It’s not like Apple or Microsoft are making a lot of sales in these jurisdictions. There aren’t that many customers in Bermuda or Jersey. The way the scam works, says Zucman, “is that they manipulate the price of their intra-group transactions. So, for example, they might export goods from the US at artificially low prices to Ireland and then import from Ireland at artificially high prices.” The other way they shift their profits overseas is by locating intangible assets, like algorithms or logos or trademarks with their subsidiaries in low tax countries. He offers an example: “Google moved its IT, its intellectual property in 2003 before even being listed as a public company to its Bermuda subsidiary and since then all the profits that are generated by these search technologies accrue to its Bermuda operation. In 2015, Google made $15.5 billion dollars in profits in Bermuda, where the corporate tax rate is 0 percent.” That’s almost three times the island nation’s entire economic output.
Zucman says that it would be exceptionally easy to put an end to this kind of systemic tax evasion. “We could start from the global consolidated profits of firms, and just apportion those profits to each country where sales are made. Think about Apple for instance. If they make 100 billion dollars in profits globally, and 50 percent of their sales in the US, then we could say ‘Okay, 50 percent of their global profits are going to be taxed in the US.’ And you immediately see the beauty of this system. It would put an end to this tax avoidance because right now Apple can move its profits to Jersey but cannot move its customers to Jersey. The customers are in the US, they are in Germany, they are in France. With the system that I describe, we would put an end to corporate tax avoidance.”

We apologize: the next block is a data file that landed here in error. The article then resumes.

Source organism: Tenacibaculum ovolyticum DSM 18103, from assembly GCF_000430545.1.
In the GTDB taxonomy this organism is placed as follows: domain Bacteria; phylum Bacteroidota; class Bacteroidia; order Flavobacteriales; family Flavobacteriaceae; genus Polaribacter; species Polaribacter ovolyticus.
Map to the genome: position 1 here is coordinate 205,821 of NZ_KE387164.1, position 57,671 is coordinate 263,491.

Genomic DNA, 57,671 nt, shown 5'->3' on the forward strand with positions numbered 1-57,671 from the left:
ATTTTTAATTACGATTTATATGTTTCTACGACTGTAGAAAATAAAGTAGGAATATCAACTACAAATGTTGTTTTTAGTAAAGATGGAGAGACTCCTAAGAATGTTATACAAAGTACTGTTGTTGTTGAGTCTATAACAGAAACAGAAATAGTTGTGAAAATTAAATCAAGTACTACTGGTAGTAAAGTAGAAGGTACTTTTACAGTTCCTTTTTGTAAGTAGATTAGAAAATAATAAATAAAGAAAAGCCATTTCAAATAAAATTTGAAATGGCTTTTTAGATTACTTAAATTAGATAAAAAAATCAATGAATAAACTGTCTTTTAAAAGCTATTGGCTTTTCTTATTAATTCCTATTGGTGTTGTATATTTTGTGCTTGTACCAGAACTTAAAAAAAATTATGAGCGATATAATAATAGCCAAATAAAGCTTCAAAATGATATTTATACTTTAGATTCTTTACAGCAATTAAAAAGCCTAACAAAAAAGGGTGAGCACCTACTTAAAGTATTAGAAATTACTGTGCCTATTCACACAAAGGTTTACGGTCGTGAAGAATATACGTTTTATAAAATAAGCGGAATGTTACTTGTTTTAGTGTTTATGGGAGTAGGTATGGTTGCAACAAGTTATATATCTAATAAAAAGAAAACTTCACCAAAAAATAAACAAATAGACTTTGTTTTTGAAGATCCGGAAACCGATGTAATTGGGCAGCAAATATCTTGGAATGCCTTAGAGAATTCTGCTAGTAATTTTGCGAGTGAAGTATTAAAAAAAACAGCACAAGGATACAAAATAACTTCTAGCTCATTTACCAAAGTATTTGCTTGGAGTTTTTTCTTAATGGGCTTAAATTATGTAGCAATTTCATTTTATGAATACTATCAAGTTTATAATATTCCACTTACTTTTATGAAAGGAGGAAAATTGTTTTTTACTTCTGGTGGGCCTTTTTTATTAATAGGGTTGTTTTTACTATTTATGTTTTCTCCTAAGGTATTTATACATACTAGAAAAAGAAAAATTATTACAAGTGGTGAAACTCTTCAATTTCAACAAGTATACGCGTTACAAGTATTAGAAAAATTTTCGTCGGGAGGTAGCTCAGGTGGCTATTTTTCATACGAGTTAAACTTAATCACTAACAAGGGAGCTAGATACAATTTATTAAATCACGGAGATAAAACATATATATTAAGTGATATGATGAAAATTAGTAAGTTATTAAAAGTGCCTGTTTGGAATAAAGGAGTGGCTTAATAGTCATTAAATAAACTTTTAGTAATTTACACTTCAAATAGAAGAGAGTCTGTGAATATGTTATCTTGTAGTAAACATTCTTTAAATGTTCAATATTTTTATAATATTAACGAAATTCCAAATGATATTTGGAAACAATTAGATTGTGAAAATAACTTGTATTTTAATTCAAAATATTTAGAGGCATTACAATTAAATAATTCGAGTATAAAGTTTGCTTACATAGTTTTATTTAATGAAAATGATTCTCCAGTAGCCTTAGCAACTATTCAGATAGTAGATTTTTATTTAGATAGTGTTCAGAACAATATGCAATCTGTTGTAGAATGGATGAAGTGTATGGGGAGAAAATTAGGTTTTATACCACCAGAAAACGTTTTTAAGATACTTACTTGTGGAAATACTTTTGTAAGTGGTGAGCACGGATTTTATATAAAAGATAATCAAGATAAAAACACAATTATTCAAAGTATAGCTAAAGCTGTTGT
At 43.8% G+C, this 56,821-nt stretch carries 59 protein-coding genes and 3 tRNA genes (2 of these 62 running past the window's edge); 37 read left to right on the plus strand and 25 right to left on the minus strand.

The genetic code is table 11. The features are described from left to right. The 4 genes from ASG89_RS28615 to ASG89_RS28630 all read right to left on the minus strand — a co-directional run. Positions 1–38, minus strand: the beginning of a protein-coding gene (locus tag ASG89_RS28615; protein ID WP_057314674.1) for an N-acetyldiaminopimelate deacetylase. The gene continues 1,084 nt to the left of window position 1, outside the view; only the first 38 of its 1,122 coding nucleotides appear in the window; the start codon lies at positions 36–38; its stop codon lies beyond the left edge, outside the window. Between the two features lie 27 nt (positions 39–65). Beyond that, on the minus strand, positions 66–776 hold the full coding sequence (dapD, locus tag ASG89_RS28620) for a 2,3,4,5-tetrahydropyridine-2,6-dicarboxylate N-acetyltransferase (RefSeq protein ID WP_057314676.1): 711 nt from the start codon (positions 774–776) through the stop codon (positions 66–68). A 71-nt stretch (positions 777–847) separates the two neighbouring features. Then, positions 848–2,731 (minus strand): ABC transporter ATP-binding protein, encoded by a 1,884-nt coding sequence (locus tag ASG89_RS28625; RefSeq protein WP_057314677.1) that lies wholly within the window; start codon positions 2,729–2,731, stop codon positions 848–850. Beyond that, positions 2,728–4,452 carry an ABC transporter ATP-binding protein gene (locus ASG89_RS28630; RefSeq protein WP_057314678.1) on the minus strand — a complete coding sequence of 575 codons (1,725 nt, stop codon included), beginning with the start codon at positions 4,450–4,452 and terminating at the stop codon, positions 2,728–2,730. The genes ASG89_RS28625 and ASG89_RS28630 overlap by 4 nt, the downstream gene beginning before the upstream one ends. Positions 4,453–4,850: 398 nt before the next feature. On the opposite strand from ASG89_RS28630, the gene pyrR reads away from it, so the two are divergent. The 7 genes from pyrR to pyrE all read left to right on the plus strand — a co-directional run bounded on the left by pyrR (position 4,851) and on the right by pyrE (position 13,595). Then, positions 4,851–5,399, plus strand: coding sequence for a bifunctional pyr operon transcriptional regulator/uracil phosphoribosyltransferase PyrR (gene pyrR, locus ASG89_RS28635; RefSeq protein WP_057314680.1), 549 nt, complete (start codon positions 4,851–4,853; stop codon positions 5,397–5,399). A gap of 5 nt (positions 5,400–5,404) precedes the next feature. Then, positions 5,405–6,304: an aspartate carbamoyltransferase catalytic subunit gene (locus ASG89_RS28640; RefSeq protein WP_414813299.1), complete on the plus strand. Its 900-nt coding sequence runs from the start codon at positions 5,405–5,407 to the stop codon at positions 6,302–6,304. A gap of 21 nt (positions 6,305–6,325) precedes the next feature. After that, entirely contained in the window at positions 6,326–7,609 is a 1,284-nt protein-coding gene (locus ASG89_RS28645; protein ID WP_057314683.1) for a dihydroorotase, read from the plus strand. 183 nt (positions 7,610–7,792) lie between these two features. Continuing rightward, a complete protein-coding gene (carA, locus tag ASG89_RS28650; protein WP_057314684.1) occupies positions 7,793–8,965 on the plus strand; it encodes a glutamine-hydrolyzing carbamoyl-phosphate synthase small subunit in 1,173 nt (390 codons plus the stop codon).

Ideally, that would be done on an international basis, but Zucman adds that “any country could adopt it unilaterally. The US could next year say, ‘That’s going to be the way we tax multinational corporations.’ We don’t need international cooperation.”
Instead, Washington lawmakers are going in the opposite direction, pushing for companies and their investors to enjoy yet another “tax holiday” that would allow them to bring their profits back to the US for pennies on the tax dollar that they owe. If history is any guide, they’d pay that cash to their investors through stock buy-backs and dividends, and start the whole process over again next year.
Joshua Holland is a contributor to The Nation and a fellow at the Nation Institute. He’s also the host of Politics and Reality Radio.